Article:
Paulo Henrique Machado has lived most his 43 years in a Sao Paulo hospital bed
Machado contracted polio as an infant; his mother died soon after his birth
Machado and his roommate, Eliana Zagui, have become inspirations to others with paralysis
Paulo Henrique Machado shares pictures of some of his most cherished memories: the first time he saw the beach, a Formula One race and a party from his childhood when all his friends dressed as clowns.
And yet he has lived the last 43 years – almost his entire life – in Brazil’s biggest hospital.
As an infant, he contracted polio and was left paralyzed from the waist down. He breathes with the help of a respirator.
It was the 1970s, before vaccines eradicated polio in Brazil, and Machado was sent to live in the polio ward with eight other children.
“It was a wonderful time. I’ll never forget it,” he said during a recent interview from his hospital bed. “Even though most of our friends are no longer with us, I never stopped dreaming about them.”
His mother died two days after he was born and the rest of Machado’s family soon stopped visiting.
He points to a black and white picture of a boy in a pointy hat and clown makeup curled up in a wheelchair.
“That’s Pedro,” he says. “Back then, it was him and me, we were very close. He was my friend.”
Over the years many of the children died, including Pedro.
“It was December 26, the day after Christmas,” he says. “Everything that I planned with my friend, life didn’t have the same meaning. But it made me stronger.”
The children were given little chance of surviving past the age of 10, but two people did: Machado and his lifelong friend and roommate Eliana Zagui.
They still live together in a room tucked inside the Intensive Care Unit of Sao Paulo’s Clinicas Hospital.
“We’re like brother and sister and we look after each other,” Machado says.
Zagui suffered paralysis caused by polio when she was a baby. She has lived in the hospital for 38 years.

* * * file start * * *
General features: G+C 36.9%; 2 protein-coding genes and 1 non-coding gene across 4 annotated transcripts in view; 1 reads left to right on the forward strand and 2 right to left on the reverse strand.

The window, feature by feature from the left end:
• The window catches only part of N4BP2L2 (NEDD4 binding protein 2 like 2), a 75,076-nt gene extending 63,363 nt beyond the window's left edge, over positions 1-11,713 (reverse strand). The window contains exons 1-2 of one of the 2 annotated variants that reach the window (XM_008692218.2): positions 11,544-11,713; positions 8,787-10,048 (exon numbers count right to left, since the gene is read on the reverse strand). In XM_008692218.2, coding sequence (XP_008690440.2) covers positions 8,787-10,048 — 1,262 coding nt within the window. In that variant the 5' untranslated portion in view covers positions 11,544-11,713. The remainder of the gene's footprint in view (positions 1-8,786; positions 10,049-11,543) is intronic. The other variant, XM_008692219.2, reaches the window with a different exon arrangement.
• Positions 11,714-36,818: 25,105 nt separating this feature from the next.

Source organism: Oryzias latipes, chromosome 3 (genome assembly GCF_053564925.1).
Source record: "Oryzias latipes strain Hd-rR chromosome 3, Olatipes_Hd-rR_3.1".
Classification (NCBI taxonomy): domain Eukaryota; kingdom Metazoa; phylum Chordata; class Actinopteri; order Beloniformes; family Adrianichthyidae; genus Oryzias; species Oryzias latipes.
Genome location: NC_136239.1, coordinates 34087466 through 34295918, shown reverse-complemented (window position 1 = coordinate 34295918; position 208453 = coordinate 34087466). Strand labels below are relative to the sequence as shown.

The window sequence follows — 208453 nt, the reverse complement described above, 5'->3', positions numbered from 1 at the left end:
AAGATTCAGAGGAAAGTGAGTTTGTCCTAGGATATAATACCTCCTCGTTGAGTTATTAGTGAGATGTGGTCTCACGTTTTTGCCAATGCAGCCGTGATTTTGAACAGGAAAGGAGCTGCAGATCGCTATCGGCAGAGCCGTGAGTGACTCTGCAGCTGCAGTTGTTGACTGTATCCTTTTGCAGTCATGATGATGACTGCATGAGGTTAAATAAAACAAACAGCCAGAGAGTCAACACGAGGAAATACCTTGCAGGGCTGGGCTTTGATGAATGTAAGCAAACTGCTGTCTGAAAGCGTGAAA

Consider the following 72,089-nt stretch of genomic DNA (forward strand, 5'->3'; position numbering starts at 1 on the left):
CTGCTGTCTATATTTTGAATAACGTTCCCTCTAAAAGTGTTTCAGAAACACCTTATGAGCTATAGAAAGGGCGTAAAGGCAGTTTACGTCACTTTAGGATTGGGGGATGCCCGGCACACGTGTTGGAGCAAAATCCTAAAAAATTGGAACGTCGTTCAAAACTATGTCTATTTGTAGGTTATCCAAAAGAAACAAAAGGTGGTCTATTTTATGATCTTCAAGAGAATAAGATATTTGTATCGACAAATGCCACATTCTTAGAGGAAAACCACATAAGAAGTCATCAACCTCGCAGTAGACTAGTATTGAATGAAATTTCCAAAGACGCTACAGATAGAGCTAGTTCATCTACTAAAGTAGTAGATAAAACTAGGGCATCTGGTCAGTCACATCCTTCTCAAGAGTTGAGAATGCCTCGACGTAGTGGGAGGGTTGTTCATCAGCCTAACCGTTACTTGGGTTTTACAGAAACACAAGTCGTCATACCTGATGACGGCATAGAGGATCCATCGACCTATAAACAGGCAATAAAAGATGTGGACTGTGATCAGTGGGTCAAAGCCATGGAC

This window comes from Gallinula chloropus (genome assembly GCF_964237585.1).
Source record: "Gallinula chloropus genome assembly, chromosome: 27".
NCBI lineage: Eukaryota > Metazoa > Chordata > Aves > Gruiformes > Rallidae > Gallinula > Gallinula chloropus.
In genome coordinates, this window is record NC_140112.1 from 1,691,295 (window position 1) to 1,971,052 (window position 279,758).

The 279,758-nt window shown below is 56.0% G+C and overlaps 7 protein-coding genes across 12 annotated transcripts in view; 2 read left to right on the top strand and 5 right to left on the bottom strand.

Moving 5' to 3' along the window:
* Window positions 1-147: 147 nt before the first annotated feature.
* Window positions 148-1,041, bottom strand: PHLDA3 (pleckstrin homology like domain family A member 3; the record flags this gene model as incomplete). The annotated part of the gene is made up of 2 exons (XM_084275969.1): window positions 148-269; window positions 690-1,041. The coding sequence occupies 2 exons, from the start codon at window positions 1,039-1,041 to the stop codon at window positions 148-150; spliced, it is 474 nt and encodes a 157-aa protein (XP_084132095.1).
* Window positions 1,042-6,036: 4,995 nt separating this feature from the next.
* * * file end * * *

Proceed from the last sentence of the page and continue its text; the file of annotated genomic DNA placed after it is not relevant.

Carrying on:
“I’ve been here since I was 1 year and 9 months old,” she tells us. “I learned to write, to paint, to use a cell phone, a computer, things I like.”
They were both encouraged to push beyond their physical limitations.
Zagui recently wrote a book about her experience growing up in the hospital.
She also discovered painting, patiently dabbing at the canvas with a brush taped to a tongue depressor.
The wear and tear on her teeth meant she had to limit herself but she hasn’t stopped.
Machado trained as a computer animator and wrote a screenplay for an animated series. With the help of crowd-funding and a group of animators, the series is coming to life.
“They’re inspirational,” says Dr. Nuno Da Silva, a physician who has worked in the ICU since 1988.
He says that when they have patients who have been paralyzed in car accidents they take them to spend some time with Machado and Zagui.
“They’re examples to show it isn’t the end of the world,” he says.
Still, they both wish they could visit, or even live, in the outside world.
“When I turned 10, the hospital tried to convince my relatives to take me in,” says Machado. “But that’s not what happened. So we stayed here.”
Machado’s biggest passions are movies and videogames, opportunities to escape his own world.
“I like to live outside my reality,” he says. “To get out of reality I play games, because in the games I can go where I want without suffering any pain.”
There was a decade of freedom when Machado used an electric wheelchair to come and go with relative ease.
But then post-polio syndrome set in, causing gradual weakening in muscles that were affected by the original infection.
It became impossible for him to straighten his legs enough to sit in a wheelchair – so travel is now only done lying down in hospital beds.
But that hasn’t stopped him. On one of our visits he invites us to join him on an outing to a big videogame convention.
Moving around is complicated – he travels in an ambulance with medical technicians paid for by donations.
Another complication: the respirator. Machado doesn’t need it 24 hours, but he feels more secure,having it just in case.
But once inside the videogame convention, we enter Machado’s world.
He laughs with excitement as a group of medical technicians and friends roll him around on a mobile hospital bed.
Then he tries his hand at a few games.
“You don’t pay attention to anything else around you,” he says. “It’s great, you just want to discover more.”
For a day, at least, the tubes, the respirator, the hospital bed, they all fade into the background, and Machado becomes invincible.